Petitioner is not entitled to federal habeas corpus relief on this claim.

D. January 26, 2006 Competency Hearing

Petitioner claims that the trial court denied his constitutional right to be present and participate in his own defense during his January 26, 2006 competency hearing, a critical stage in the proceedings. As Respondent properly points out, however, the record reflects that no hearing of any kind, competency or otherwise, took place in Petitioner's case on January 26, 2006. On January 20, 2006, Petitioner was present at a Marsden hearing. Lodged Ex. 1 at 165; Lodged Ex. 2 at 176. On that day, a readiness conference was set for January 27, 2006, and a court trial on competency was set for January 30, 2006. Lodged Ex. 1 at 165; Lodged Ex. 2 at 186-187. On January 26, 2006, counsel for Petitioner filed an "Offer in Proof of Support of Finding Defendant to Be Incompetent." Lodged Ex. 1 at 167-174. On January 27, 2006, Petitioner was present at the readiness conference. Lodged Ex. 1 at 175. At that time, the court continued proceedings until January 30, 2006 for the competency trial. Id. On January 30, 2006, Petitioner appeared at a court trial regarding his competency where the court found him incompetent. Lodged Ex. 1 at 177; Lodged Ex. 2 at 188-190. Because the record clearly reflects that Petitioner was present at all proceedings regarding the court's January 2006 incompetency determination, his right to presence was not violated.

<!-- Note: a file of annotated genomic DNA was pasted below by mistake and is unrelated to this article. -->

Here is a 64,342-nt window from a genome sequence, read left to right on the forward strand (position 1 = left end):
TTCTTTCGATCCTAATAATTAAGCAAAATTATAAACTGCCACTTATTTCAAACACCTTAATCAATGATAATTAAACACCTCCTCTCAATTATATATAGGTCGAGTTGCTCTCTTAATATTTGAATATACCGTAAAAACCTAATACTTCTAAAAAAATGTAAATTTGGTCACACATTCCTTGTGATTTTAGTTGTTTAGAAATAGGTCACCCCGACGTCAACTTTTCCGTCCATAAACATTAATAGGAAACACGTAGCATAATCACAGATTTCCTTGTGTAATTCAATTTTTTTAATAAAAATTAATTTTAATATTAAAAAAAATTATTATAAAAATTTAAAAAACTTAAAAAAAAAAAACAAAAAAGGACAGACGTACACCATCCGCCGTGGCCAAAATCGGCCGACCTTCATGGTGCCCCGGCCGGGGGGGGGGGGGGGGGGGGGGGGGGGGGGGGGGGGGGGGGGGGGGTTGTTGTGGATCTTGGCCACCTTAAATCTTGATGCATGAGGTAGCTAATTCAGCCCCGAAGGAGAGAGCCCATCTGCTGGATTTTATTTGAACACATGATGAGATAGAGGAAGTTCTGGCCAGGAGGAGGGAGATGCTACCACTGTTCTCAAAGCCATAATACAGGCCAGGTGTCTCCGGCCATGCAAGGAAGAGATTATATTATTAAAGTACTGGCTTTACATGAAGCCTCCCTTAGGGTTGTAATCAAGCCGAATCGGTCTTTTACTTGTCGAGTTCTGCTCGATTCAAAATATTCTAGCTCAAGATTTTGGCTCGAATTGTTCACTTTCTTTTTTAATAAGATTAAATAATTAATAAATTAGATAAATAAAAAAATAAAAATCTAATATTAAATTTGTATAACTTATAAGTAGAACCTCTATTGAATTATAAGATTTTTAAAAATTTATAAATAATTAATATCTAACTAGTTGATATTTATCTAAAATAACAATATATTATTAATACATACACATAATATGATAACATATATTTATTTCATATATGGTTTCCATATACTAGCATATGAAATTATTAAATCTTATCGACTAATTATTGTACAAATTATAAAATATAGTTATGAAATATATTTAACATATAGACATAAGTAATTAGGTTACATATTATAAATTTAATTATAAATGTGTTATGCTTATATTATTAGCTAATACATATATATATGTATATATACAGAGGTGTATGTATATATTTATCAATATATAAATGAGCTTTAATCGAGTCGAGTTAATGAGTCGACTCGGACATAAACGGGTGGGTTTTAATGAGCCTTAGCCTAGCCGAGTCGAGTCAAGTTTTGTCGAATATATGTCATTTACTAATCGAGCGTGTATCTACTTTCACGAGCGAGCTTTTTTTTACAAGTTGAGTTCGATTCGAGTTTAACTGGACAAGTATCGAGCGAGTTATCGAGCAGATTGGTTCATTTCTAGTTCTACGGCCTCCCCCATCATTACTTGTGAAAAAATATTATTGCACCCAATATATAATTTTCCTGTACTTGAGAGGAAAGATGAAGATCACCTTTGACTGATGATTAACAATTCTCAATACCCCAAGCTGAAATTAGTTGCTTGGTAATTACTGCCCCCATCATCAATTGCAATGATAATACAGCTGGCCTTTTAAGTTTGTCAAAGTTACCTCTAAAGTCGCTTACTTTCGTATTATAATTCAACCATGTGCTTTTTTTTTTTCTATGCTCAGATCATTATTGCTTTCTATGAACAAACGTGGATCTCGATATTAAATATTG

Petitioner is not entitled to federal habeas corpus relief on this claim.

VI. CONCLUSION

For all of the foregoing reasons, the petition should be denied. Pursuant to Rule 11 of the Federal Rules Governing Section 2254 Cases, this court must issue or deny a certificate of appealability when it enters a final order adverse to the applicant. A certificate of appealability may issue only "if the applicant has made a substantial showing of the denial of a constitutional right."

28 U.S.C. § 2253(c)(2). For the reasons set forth in these findings and recommendations, a substantial showing of the denial of a constitutional right has not been made in this case.

Accordingly, IT IS HEREBY RECOMMENDED that:

1. Petitioner's January 10, 2011 amended petition for writ of habeas corpus pursuant to 28 U.S.C. § 2254 be denied; and

2. The District Court decline to issue a certificate of appealability.

These findings and recommendations are submitted to the United States District Judge assigned to the case, pursuant to the provisions of 28 U.S.C. § 636(b)(l). Within twenty-one days after being served with these findings and recommendations, any party may file written objections with the court and serve a copy on all parties. Such a document should be captioned "Objections to Magistrate Judge's Findings and Recommendations." Failure to file objections within the specified time waives the right to appeal the District Court's order. Martinez v. Ylst, 951 F.2d 1153 (9th Cir. 1991). Any reply to the objections shall be filed and served within seven days after service of the objections.